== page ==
Nearly three years ago I had the idea to build a complete carrier strike group (CSG) with the USS Nimitz as a center in 1/700th scale…what a project! If I had knew it before…
But – it had to be the Nimitz! Originally I aimed to show her like in “Final Countdown” configuration, the early version (because of the high-viz markings of the planes!). But the escort ships during that era were not all available as a model kit. During my research I found a very interesting period, the “Operation Southern Watch”, 1997/98. Here the Nimitz was convoyed by the USS Sacramento AOE-1, USS Olympia SSN-717, USS Ford FFG-54, USS Kinkaid DD-965, USS Benfold DDG-65, USS Port Royal CG-73 and the USS Lake Champlain CG-54. All these ships are available as model kits in 1/700th scale!
Ok - the “little ships” were built rather quick. You can see them on my homepage www.matthias-pohl-modellbau.de , if you’re interested in. But the main theme here is the building of the USS Nimitz.
It was very clear for me that I don’t want to show again a scene with starting and landing jets as so many other modelers did. One can see it so often while surfing through the www. I found it much more interesting to show an UNREP and VETRAP scene (underway replenishment and vertical replenishment)! Because of the deck’s security there no starting and landing jets are allowed in that case. Above all there must be a plenty of work in the hangar deck – but most of the 1/700th scale aircraft carriers are very well built, with some nicely detail in the hangar bay, which can’t be seen clearly because the lack of light! So my USS Nimitz ought to have a lightened hangar deck!
In fact my Nimitz is a kit bash because TRUMPETER edited two versions of the carrier: the early version and the one from 2005. The 1998 version needed to be refitted with part of both kits; some parts must be used from the early kit, some of the late kit. I tried to get as much pictures as possible of that era of the Nimitz, but they are very rare. The main changes were:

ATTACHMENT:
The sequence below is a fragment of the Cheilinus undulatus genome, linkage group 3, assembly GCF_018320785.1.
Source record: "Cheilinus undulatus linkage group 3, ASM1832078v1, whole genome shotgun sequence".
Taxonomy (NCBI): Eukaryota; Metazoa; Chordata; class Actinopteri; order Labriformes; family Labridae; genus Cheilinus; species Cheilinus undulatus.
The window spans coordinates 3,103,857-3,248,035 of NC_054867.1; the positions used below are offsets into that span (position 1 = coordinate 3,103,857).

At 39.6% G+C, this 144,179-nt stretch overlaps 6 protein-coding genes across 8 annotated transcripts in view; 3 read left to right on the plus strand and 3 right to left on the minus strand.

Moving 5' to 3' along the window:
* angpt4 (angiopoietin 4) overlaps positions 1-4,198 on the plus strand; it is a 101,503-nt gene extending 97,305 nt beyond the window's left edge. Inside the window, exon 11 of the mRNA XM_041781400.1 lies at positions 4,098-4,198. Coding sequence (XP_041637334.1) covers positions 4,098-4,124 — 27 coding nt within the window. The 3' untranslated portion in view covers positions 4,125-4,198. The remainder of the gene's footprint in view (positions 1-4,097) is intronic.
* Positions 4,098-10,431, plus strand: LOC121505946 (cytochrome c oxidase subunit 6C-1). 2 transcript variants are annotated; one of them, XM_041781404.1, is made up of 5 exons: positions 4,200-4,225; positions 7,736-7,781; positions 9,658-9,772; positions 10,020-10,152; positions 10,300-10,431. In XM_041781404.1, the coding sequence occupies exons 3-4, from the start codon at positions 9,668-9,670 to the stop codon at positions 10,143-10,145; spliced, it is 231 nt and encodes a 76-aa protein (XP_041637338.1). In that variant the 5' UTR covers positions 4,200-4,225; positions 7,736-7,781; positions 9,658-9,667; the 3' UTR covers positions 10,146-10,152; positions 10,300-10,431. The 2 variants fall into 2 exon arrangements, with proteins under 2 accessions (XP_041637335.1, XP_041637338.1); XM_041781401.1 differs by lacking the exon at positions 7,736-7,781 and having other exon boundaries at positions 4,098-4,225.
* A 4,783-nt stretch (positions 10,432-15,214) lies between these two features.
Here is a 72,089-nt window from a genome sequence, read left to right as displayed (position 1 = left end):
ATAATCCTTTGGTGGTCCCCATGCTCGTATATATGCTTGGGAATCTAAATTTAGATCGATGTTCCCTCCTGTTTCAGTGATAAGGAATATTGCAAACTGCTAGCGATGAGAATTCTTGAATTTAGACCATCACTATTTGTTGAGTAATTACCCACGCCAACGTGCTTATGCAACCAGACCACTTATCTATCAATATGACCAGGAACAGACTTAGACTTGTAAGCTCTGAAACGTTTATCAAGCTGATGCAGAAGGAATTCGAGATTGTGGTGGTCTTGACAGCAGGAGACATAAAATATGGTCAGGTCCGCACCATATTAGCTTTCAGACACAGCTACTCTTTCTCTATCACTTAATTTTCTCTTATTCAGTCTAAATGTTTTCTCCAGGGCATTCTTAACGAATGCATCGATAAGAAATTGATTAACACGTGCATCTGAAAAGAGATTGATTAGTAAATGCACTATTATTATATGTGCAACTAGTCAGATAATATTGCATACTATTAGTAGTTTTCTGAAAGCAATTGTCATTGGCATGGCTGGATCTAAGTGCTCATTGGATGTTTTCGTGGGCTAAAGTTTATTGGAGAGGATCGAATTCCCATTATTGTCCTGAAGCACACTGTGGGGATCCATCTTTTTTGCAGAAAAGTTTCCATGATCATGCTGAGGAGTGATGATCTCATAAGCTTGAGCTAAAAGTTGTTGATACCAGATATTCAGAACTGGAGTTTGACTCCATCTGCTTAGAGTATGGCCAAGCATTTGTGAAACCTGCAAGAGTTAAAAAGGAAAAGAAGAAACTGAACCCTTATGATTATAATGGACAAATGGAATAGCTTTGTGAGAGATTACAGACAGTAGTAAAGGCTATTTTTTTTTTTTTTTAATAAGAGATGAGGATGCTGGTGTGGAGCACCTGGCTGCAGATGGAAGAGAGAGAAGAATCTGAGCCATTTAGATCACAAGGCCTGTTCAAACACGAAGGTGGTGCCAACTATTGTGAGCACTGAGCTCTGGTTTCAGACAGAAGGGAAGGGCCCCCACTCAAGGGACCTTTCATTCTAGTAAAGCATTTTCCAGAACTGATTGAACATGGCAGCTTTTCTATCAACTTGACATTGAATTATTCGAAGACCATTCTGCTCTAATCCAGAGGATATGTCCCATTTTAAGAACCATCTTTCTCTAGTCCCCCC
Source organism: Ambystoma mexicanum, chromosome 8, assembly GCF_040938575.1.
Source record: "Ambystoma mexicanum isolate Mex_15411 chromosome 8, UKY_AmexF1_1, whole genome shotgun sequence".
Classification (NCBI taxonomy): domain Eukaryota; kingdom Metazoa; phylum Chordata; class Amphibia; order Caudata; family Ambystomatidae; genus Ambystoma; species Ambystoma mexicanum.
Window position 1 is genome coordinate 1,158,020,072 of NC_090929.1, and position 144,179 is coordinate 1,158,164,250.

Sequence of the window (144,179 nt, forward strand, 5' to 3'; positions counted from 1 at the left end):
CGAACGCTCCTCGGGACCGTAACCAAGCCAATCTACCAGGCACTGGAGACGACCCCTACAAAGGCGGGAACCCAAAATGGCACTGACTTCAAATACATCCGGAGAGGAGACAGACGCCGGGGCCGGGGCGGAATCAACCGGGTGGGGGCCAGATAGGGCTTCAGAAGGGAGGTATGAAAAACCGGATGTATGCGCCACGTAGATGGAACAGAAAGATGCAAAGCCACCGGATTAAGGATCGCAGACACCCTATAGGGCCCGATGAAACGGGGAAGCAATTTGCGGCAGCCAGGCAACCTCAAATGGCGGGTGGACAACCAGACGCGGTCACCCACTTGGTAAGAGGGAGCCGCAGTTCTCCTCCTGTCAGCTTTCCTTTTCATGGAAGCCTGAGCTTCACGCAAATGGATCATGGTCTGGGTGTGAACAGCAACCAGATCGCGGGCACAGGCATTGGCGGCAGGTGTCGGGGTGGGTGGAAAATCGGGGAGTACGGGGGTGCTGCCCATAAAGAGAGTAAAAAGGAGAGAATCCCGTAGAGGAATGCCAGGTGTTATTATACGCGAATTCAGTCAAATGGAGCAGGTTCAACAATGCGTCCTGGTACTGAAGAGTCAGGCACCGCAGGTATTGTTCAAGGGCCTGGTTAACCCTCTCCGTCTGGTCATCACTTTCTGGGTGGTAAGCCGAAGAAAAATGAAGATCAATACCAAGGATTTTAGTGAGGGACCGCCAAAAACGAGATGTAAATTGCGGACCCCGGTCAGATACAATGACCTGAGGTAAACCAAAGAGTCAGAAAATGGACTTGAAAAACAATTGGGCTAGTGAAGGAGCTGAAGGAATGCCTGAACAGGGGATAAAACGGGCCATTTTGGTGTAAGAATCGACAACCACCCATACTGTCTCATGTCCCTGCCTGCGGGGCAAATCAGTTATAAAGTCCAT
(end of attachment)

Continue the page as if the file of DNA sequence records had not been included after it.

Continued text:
1.) the backbord RIM starter on the bow had to be replaced by an CIWS
unit, the platform had to be changed referring to pictures;
At the start of the whole building the illumination of the hangar deck
has to be considered. I used 24 very small SMDs, they were fixed in two
rows at the ceiling of the hangar deck. I soldered them in parallel connection
on two strings of wire, which I led under the diorama’s plate. Outside
the diorama I use a 2x 1,5 Volt battery pack for electrical power supply.
A single SMD is illuminating the green glassed bridge windows (colored
with Tamiya X-25 transparent green).
The main eye catcher of the whole model are the airplanes and the maintenance crews in several little scenes. During the 1997/98 period the CVW-8 was embarked on the Nimitz. Sadly there exists no decal sheet for that air wing in 1/700th scale. All those marking were self-printed on a regular ink jet printer, completed with some Starfighter decals. So I drew the decals by myself in low-viz-style and a workable size and minimized them afterwards to the right size and shape.
The squadrons are:
In addition I used the deck tractor set by JAG, Sailors by EDUARD and
the complete PE set for Nimitz class carriers made by GMM. Loading goods
and boxes are made by BlackDog, partly self-crafted. The trolleys came
|The dimensions of the whole diorama are 5,90 x 2,95 ft.
Each plate measures 0,98 x 1,96 ft. All ships are fixed on their bases
of plywood, which were colored with gloss paint from the hardware store.
I applied the waves by using acrylic gel and a foam roller.
It took more than 320 hours for completing the Nimitz, the Sacramento
replenishing scene too (The Sacramento and the Kinkaid are both conversions!).
The other ships were accomplished in ca. 60 hours each, except the Los
Angeles class submarine. ;o)))))
Needless to mention that the whole diorama only could be showed on model exhibitions and contests – in the show cases in my hobby room there is only enough place for a few of the models, normally the Nimitz and the Sacramento…
Hope you like it!
Matthias Pohl, Germany
of Matthias Pohl 's work.